Leisure, on the other hand, has become an anti-thesis to productivity. That’s why many on vacation go on excessive binge drinking and do nothing — to gratify themselves for all the “hard work” they did during work time. But many of us are not recovering from hard work during our vacation. We are just recovering from resisting to being our true selves.

If we keep flitting between these extremes of productivity and nonproductivity, when do we explore things that bring true happiness to ourselves?

I broke this code of productivity, after a year of starting up Konvos. It's interesting how long I stuck to the ideas of productivity, despite having no reason to. That’s how deep it has been driven into my thinking. A year into starting up, I started questioning — mainly due to my co-founder, the value of this “productivity” system. I started slowly by not separating work and life. I will go to market in the middle of the day, middle of the week, and my biggest barrier was not feeling guilty about it. Small steps like this and slowly, the boundary between productivity and leisure started to blur. And with that, I started to “work leisurely” starting in 2022. I stopped tagging activities with productivity metrics. I could write a blog without worrying about how many people will read it. I could see a movie first thing in the morning without worrying about productivity repercussions. I could completely stop doing things the impulsivity and compulsion of it. I reduced my “productive” actions to only those that felt meaningful. In many cases, I just went with my intuition, doing things that naturally made sense to me.

How has it changed my life? I am breathing easily. I am smiling more often. I do get frustrated as much but I don’t inflict negative self-talk on myself. I have time and space for my own emotions and others. I have space to observe others and think for others. I feel harmony and oneness after such a long time.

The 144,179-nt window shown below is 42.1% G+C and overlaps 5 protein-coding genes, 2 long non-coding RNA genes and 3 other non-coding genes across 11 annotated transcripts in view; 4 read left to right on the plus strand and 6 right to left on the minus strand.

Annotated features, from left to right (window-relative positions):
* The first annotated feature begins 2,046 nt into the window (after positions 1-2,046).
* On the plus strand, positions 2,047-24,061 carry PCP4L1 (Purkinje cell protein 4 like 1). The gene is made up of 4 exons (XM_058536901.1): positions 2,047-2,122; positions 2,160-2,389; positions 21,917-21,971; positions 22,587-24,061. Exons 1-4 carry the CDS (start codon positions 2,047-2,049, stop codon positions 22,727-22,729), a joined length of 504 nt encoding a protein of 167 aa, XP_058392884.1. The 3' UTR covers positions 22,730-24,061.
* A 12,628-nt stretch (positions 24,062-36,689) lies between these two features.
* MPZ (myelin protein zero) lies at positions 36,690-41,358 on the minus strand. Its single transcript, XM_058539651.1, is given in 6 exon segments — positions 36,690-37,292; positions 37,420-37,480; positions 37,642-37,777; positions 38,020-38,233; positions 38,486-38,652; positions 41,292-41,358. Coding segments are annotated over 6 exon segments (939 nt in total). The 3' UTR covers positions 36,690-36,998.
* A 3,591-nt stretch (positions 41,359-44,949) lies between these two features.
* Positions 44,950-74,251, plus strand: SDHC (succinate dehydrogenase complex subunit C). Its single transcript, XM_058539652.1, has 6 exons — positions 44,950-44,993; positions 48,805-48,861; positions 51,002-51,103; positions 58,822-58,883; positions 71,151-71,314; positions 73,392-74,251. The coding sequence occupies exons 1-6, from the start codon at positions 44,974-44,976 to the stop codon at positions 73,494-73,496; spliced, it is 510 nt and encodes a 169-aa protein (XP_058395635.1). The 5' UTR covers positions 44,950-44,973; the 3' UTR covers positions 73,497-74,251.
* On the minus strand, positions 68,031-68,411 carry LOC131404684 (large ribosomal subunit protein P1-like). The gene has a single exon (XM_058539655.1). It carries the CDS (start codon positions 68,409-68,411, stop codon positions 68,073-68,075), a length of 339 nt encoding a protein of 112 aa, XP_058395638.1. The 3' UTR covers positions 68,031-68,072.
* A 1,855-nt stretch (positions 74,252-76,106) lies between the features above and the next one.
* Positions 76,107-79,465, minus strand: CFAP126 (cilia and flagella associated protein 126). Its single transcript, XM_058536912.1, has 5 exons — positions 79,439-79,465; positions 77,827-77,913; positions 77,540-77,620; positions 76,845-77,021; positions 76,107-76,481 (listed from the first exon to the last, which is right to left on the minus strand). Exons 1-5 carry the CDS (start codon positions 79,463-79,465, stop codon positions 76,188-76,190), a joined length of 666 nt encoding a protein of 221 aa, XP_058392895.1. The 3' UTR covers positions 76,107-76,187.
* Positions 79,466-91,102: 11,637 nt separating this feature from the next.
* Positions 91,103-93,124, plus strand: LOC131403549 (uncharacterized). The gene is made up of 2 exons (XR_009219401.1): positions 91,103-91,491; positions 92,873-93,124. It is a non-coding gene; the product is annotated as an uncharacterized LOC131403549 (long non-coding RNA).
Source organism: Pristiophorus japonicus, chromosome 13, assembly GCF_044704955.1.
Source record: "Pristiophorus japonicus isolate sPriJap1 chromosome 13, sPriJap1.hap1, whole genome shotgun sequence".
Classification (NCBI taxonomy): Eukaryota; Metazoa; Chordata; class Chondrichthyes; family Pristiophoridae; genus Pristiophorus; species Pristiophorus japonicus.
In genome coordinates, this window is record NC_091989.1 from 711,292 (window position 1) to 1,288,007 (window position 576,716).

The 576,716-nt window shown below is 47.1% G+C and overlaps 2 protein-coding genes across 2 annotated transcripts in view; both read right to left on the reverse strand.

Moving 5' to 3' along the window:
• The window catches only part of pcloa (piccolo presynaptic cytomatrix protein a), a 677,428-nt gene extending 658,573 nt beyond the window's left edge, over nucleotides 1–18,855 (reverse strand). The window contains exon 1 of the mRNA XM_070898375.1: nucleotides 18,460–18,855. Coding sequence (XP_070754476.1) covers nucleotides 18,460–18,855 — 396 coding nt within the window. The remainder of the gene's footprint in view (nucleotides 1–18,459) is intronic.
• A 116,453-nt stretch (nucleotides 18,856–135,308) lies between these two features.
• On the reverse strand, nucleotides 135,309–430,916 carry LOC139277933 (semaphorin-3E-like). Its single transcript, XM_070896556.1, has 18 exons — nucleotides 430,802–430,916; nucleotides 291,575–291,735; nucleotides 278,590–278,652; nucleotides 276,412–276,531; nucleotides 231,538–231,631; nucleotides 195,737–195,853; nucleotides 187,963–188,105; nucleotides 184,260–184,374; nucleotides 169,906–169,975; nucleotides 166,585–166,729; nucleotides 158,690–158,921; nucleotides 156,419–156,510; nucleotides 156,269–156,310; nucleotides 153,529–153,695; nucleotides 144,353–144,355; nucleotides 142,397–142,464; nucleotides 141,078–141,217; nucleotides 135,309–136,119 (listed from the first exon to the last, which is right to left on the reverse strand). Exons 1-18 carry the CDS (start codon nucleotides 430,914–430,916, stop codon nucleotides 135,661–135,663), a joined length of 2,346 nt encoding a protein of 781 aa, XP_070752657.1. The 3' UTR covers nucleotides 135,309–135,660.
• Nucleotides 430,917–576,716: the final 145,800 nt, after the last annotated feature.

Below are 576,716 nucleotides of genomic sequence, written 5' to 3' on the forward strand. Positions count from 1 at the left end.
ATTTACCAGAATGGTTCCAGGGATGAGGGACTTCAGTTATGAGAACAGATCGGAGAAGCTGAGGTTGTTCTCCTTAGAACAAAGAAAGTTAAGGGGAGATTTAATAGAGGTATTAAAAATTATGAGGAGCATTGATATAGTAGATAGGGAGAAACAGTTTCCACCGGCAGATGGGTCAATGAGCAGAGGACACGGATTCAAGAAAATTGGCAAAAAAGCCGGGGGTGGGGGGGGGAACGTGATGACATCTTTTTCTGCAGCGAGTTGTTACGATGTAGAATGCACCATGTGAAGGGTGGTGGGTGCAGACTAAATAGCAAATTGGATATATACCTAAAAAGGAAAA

It was not easy to do this — not at all. To be honest, I had the privilege to do this. If I was in an economically difficult situation or had to earn every day — this would have never been possible. I did work for having this choice all my life but I still understand it's a great privilege. In the first couple of months, a lot of my energy went into resisting the temptation to go back to the earlier way of living. My mind has been accustomed to a way of life for 38 years. It's not going to give up that easily. I still struggle sometimes. I panic at times about the lack of productivity in my everyday life. I then ground myself and get back to the “leisure” way of life. I didn’t realize that I had to work hard for “leisure”. Such is my conditioning. But I am slowly getting there.

Sustenance is an issue with a leisurely lifestyle. A lot of jobs will pay you as long you look busy all the time, even if what you do is not very useful. You have to find ways to make money out of skills where you are paid for the work and not time. You have to figure out ways to work lesser and earn as much. It’s not easy. And when it does not work out, you have all that leisure time to relax and attack the problem stronger if you want to!

Disclaimer — When you start a leisurely way of living, you might expand into a space where you are not doing anything useful. It’s okay. For some, we go to one extreme before finding the balance. But it's important to be patient and stay through and not panic and give up in the middle. From my own experience, the earlier in life you do this switch, the lesser time it takes to achieve such a balance. So if you are past your 30-s, give yourself adequate time for the switch to happen.